Wednesday, March 19, 2008

Into The Palace Of The Winds

It’s difficult when someone with a high public profile unexpectedly passes away, especially one connected with the arts. After the shock and utter incredulity dissipates there comes an almost selfishness and sense of disappointment that not just they are suddenly gone but they’ve taken the promise of any further work with them.

The death of Nobel Prize-nominated science fiction author, Sir Arthur C. Clarke, at the age of ninety, didn’t seem to be that surprising, especially from the man himself. The video of his 90th Birthday Reflections, recorded late last year, had the finality of someone knowing they were on the way out. The sudden, and shocking, death of writer/director Anthony Minghella was something altogether different.

Point a camera at anyone and they’ll come up with an easy platitude to mark someone’s passing. With Minghella, industry people seemed utterly bewildered by the fact that, still in his early fifties, he was suddenly gone. Newsreaders seemed unable to conduct coherent discussions about him, whether it was with Lord Puttnam on BBC News 24 or with Alan Parker on Channel 4 News.

Even some of the obituaries felt somehow rushed, with a blurring around facts that hadn’t been fully ascertained by the deadline, as opposed to the kind of tributes of people well into their dotage, prepared well in advance and regularly updated before the day they would eventually see print. The obituary in The Independent stood out as the best from the broadsheets.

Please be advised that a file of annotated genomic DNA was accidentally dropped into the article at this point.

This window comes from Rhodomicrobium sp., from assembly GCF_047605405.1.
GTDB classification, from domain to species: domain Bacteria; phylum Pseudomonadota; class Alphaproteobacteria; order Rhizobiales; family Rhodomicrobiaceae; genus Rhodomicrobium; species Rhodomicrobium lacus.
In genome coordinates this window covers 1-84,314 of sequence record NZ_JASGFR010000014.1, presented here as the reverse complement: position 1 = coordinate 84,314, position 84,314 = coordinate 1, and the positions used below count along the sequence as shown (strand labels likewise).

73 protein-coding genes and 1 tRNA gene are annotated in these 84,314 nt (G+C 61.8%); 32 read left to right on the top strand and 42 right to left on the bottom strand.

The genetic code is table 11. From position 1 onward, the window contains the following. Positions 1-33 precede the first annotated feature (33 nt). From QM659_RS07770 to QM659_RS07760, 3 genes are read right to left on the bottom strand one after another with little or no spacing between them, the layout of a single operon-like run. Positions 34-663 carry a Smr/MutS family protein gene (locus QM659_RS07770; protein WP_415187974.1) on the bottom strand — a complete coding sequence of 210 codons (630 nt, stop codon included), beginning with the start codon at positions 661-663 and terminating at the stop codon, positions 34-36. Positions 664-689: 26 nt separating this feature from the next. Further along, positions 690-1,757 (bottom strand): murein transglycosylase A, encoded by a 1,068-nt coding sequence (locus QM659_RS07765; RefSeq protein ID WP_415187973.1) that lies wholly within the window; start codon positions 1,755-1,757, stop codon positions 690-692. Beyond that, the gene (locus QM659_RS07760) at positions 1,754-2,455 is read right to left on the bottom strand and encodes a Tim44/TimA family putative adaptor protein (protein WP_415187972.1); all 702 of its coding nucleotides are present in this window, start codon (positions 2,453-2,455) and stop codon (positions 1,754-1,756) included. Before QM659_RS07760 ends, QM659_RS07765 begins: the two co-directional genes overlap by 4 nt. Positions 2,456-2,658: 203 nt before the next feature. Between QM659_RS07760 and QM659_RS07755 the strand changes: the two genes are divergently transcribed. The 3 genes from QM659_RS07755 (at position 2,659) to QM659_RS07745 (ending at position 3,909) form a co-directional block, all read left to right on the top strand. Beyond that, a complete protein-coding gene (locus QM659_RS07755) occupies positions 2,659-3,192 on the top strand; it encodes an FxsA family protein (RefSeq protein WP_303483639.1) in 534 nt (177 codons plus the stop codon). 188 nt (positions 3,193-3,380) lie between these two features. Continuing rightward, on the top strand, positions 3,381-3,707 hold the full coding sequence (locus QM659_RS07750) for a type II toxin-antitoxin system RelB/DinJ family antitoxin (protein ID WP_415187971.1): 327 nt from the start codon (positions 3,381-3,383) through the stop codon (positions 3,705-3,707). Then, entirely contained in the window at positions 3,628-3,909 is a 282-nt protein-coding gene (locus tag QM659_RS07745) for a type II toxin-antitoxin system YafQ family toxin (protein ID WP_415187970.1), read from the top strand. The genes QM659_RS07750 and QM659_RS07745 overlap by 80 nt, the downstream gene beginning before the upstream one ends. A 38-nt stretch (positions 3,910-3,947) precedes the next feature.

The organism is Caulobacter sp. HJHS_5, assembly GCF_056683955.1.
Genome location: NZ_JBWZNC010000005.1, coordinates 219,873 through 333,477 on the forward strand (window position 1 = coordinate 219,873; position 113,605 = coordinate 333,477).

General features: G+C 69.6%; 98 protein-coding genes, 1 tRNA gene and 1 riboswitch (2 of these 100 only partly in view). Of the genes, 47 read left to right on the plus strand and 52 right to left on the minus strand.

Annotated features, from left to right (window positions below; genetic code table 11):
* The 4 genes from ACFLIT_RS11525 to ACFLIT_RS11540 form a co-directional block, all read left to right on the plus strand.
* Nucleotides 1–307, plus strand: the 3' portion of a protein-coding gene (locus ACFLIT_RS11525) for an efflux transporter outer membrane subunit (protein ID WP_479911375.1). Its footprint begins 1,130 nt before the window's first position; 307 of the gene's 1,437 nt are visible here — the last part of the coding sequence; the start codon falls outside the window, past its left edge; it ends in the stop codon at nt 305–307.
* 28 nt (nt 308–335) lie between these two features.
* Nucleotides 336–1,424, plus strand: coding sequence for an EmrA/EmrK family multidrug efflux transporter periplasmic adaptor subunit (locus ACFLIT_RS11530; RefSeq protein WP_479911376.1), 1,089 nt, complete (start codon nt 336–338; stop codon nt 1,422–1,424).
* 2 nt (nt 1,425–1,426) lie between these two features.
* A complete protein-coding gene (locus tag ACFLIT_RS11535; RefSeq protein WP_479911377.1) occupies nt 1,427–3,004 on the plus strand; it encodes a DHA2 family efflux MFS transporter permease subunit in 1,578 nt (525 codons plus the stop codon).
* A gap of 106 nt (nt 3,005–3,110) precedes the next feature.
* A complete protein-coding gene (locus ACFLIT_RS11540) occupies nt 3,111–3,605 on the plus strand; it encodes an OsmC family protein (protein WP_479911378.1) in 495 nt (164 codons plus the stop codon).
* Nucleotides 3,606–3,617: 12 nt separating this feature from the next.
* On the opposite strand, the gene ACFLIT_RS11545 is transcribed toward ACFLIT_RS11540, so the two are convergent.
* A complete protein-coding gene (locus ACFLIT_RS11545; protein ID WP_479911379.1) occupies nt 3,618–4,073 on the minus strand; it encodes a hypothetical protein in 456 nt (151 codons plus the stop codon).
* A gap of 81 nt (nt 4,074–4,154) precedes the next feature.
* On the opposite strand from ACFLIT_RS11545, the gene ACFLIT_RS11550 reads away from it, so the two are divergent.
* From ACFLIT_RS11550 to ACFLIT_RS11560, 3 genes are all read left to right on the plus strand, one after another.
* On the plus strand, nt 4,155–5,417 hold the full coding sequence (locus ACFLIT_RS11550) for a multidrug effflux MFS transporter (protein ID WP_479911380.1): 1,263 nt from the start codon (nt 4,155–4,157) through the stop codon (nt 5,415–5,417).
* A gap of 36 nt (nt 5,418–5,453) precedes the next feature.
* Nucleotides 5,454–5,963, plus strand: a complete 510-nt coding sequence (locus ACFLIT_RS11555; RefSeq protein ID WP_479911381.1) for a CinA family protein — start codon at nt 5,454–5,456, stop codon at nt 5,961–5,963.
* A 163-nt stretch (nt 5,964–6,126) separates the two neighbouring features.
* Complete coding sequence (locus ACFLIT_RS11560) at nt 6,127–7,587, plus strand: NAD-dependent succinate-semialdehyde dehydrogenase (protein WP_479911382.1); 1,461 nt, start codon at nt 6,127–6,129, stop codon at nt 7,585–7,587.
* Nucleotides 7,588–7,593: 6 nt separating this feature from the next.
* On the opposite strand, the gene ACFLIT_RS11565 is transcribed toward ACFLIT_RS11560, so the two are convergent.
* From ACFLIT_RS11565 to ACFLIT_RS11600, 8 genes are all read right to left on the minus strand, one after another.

When the tributes appeared they revealed a loved filmmaker who loved film, whether it was Sydney Pollack’s remembrance in the Los Angeles Times website or actress Juliet Stevenson’s very personal tribute on The Times’ website. In an industry that attracts more than it’s fair share of toxic individuals looking to make a fast buck, and with the bad news coming on a day where a lead item involved the judge’s ruling in a divorce case where one of the plaintiffs was not just a few sandwiches short of a picnic but a whole picnic hamper short of a picnic, such purity and dedication is altogether rare.

The disappointment for people who only knew him through his work was that there would be no more films to watch, save The No 1 Ladies’ Detective Agency, made for television and premiering this Easter Sunday. From the half-dozen to his credit, I’m still astonished by the quantum leap from creating the perfect chamber piece in Truly, Madly, Deeply to channelling David Lean out in the desert of North Africa.

It requires a talent to take a wonderful but supposedly unfilmable novel by Michael Ondaatje and join forces with Saul Zaentz, Walter Murch and Gabriel Yared to create one of the most emotive films of the 1990s, if not in the history of cinema. People go but the work remains.

Earlier this year Roy Scheider’s long and varied career was reduced to simply identify him as the “Jaws actor”. Being remembered as the screenwriter and director of The English Patient certainly can’t be a bad thing.


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